New Balance 880v8 Review

New Balance hasn’t made many substantial changes with the 880v8 – How does New Balance’s latest version of the 880 stack up to previous versions and its competitors? Let’s find out!

New Balance 880v7 vs 880v8:

Not much has changed with the 880 – New Balance has stuck to the formula that has made the 880 their go-to standard-weight neutral shoe.

  • The upper is almost identical to the 880 v7 – few overlays, engineered mesh, with some flexibility to accommodate runners who need a little stretchyness
  • Width has also remained the same, with a very similar toebox shape and size
  • The main change from a feel perspective is a much more substantial-feeling heel – the 880 v7 feels much more flexible than the v8
  • Whether this stable feeling translates into some inherent stability for those who need a little bit of guidance is still being evaluated
  • Cushioning feels very similar to the 880 v7


The 880v8 fits pretty standard across the board. It’s a little on the wide side (although not so much that it would alienate a standard foot) and has about average toebox room. The upper is pretty flexible, but the heel counter provides some amount of structure to the shoe.


New Balance has maintained the ride of their classic neutral shoe – it’s a cushioned yet not cloud-like ride. It’s a trainer that you could use for faster runs as well as your long runs


As a standard weight neutral shoe, the New Balance 880 v8 is one of the classic neutral trainers. While the new version feels more stable in the heel, it’s too early to tell if that feeling of stability will translate into any “inherent support” that would allow runners with mild pronation or a “combination foot” to use it.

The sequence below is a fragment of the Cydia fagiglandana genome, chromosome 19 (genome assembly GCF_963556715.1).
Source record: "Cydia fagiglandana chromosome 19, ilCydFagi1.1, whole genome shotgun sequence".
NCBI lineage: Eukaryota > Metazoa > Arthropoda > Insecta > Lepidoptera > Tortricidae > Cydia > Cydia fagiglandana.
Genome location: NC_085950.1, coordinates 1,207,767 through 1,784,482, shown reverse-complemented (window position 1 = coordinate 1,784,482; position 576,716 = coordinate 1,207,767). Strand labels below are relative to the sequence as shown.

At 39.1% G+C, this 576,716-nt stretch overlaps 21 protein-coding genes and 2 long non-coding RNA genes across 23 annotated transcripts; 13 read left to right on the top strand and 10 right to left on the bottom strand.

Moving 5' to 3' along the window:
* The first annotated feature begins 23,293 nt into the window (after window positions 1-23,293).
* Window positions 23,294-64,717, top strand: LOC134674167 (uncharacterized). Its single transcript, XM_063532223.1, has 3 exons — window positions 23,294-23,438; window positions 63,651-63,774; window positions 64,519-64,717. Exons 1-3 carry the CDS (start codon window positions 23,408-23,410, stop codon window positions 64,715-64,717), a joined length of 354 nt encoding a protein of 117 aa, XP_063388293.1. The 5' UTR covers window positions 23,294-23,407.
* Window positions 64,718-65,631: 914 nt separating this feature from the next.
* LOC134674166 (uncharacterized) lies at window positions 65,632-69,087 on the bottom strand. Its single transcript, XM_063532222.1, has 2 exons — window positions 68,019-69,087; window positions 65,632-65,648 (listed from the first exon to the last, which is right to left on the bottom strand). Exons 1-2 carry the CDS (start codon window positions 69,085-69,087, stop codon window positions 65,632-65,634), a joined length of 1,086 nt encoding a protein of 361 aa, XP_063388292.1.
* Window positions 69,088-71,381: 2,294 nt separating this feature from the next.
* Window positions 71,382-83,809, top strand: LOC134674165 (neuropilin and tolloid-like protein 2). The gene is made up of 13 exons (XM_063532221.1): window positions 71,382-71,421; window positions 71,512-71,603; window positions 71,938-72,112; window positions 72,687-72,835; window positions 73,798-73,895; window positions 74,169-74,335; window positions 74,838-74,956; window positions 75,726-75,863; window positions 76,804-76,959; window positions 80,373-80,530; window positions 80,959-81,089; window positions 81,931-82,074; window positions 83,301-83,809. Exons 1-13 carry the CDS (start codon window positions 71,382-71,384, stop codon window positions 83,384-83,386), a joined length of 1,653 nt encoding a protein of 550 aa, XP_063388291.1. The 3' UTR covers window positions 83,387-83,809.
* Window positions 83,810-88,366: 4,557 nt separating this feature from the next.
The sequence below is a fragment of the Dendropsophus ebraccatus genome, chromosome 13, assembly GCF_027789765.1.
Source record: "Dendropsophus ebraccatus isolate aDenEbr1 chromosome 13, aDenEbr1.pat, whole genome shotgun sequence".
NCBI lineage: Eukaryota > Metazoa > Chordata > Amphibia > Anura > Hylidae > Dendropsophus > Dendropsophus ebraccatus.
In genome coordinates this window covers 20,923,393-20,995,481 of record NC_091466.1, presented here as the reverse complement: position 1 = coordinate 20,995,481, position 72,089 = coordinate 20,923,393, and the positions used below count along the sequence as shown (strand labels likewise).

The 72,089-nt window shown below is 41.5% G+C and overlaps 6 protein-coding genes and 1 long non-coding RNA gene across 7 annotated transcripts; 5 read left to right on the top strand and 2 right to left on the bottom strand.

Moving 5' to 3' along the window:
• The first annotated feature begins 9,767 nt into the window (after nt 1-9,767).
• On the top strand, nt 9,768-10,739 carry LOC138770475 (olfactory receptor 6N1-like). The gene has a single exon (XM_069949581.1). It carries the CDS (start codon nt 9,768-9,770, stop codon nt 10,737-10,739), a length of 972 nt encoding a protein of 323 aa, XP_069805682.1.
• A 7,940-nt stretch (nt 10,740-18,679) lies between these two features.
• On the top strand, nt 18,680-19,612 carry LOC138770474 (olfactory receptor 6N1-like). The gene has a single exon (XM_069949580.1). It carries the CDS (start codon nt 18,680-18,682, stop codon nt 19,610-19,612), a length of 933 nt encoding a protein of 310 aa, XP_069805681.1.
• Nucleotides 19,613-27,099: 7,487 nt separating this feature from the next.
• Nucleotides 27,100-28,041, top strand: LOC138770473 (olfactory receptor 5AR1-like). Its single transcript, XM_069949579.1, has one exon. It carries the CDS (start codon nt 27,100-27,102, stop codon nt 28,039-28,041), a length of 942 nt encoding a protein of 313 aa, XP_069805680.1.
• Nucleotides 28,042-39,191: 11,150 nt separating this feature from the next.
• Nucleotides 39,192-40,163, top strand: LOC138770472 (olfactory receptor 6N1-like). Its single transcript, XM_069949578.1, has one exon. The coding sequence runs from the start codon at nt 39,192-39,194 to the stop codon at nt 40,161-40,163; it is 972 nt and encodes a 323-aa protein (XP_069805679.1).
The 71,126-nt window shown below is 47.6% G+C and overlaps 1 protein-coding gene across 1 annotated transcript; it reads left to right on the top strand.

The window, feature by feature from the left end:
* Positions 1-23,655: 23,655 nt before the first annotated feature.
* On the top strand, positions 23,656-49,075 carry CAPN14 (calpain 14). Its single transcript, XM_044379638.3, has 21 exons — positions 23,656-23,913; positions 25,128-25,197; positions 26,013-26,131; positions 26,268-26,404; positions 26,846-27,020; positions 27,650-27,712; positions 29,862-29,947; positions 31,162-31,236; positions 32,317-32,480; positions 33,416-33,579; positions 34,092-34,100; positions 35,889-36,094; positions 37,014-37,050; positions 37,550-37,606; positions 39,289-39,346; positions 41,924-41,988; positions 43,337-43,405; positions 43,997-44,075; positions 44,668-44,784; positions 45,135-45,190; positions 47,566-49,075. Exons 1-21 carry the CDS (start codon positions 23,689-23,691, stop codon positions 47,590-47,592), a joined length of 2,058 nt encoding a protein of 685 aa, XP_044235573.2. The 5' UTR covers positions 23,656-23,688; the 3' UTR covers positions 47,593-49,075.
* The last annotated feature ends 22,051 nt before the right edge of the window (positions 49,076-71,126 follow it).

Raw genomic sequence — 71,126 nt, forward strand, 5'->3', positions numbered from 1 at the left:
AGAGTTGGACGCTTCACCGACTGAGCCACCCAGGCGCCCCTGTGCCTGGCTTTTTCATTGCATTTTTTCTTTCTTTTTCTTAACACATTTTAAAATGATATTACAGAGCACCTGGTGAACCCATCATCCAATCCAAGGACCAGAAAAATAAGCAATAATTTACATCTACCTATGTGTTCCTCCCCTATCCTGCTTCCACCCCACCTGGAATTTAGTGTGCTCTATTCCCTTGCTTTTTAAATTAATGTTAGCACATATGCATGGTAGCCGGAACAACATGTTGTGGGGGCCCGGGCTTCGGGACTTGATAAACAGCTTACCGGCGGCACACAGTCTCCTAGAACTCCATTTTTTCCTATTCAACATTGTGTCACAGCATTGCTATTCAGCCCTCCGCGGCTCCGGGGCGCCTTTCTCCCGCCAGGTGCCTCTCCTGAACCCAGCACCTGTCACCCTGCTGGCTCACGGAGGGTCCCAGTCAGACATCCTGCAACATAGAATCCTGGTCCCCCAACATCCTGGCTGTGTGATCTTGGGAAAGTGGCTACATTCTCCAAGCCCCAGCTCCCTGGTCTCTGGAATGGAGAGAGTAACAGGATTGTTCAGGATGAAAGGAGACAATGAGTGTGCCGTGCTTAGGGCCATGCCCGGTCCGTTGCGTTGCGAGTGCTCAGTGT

New Balance 880 vs Saucony Ride:
The Ride 10 feels lower than the 880, but both shoes feel remarkably similar in terms of softness. The 880 is a little heavier, but its higher profile probably contributes more to its bulkier feel than the slightly additional weight. The 880 is a little narrower than the Ride, but both have about the same toebox volume. Both provide minimal amounts of guidance for pronation.

New Balance 880 vs Nike Zoom Pegasus:
The Nike Zoom Pegasus 34 is lower and lighter than the 880. The 880 is more substantive and feels more solid, and also has a softer step-in feel. The Pegasus is wider but doesn’t have the depth of the toebox that the 880 has. Neither shoe provides much in terms of guidance for pronation.

New Balance 880 vs Mizuno Wave Rider:
There’s not too much between the new 880 and the Wave Rider 21. The 880’s slightly more performance-based ride comes closer to the performance feel of the Wave Rider. The 880 is a little narrower than the Wave Rider, but it has a little more depth in the toebox.  Both provide minimal amounts of guidance for pronation.

New Balance 880 vs Brooks Ghost:
The Ghost 10 is much softer than the 880, both in upper softness as well as the overall ride. The 880 feels more substantive, with the Ghost feeling much more flexible and playful. Both shoes are about equal in terms of width, but the Ghost’s flexible upper gives you a little more flexibility. Neither shoe provides much in terms of guidance for pronation.

New Balance 880 vs ASICS GEL-Cumulus:

With the newest updates of each shoe, the New Balance 880 feels softer than the Cumulus 34, but the Cumulus has a better ride/transition. The heel of the 880 feels pretty stable, but neither shoe provides any noticeable guidance for runners who pronate. The widths of the shoes are pretty similar, with the Cumulus having a little more depth in the toebox. The 880 is slightly heavier, but it’s unlikely that you would actually feel the weight difference on a run.

Check them out here!

New Balance 880 v8